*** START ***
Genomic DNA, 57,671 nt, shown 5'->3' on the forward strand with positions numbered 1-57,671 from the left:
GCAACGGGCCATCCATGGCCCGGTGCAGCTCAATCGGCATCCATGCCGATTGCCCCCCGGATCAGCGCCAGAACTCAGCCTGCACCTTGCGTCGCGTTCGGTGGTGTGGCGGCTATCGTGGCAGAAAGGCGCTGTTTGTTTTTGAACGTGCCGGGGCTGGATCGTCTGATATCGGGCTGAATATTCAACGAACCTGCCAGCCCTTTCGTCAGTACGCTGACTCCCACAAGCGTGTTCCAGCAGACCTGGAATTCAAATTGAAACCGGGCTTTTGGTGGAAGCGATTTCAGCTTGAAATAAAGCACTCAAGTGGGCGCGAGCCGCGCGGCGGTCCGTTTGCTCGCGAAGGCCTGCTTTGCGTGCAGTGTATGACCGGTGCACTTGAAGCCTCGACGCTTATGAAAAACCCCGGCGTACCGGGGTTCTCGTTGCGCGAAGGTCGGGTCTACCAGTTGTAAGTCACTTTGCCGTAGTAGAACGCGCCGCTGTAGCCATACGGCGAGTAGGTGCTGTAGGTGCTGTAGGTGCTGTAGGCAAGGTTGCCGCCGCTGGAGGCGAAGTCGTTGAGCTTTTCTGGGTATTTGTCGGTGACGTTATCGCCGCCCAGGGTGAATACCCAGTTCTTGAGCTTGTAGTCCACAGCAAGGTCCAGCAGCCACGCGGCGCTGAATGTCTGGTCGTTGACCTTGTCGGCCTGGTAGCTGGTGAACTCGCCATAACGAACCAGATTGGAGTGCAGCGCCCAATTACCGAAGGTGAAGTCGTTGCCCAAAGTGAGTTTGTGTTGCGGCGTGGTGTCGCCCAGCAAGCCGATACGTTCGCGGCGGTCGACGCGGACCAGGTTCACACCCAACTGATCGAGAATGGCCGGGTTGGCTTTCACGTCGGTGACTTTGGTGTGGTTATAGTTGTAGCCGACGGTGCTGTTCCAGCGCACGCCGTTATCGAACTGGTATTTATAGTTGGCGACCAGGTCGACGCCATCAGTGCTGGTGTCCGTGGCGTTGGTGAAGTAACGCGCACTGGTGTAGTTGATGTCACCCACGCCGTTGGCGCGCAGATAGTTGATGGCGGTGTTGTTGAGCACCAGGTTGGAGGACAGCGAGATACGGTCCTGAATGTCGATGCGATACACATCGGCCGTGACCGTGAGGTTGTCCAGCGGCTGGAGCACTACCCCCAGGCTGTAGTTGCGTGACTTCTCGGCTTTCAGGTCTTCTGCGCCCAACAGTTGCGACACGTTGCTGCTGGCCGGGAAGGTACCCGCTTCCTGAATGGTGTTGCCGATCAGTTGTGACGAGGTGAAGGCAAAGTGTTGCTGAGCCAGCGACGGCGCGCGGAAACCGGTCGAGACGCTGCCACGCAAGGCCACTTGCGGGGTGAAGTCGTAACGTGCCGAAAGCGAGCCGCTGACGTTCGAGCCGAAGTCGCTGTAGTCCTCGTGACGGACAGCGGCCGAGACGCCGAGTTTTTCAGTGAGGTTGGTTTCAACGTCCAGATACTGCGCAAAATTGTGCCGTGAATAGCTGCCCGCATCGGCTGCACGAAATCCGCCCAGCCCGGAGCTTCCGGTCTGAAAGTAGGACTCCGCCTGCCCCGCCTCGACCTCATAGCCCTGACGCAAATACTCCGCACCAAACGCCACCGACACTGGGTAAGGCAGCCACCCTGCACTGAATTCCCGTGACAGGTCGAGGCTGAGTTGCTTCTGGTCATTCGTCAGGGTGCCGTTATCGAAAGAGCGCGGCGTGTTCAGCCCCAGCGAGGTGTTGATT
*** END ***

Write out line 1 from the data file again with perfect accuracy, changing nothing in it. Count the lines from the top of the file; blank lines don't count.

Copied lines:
Genomic DNA, 57,671 nt, shown 5'->3' on the forward strand with positions numbered 1-57,671 from the left: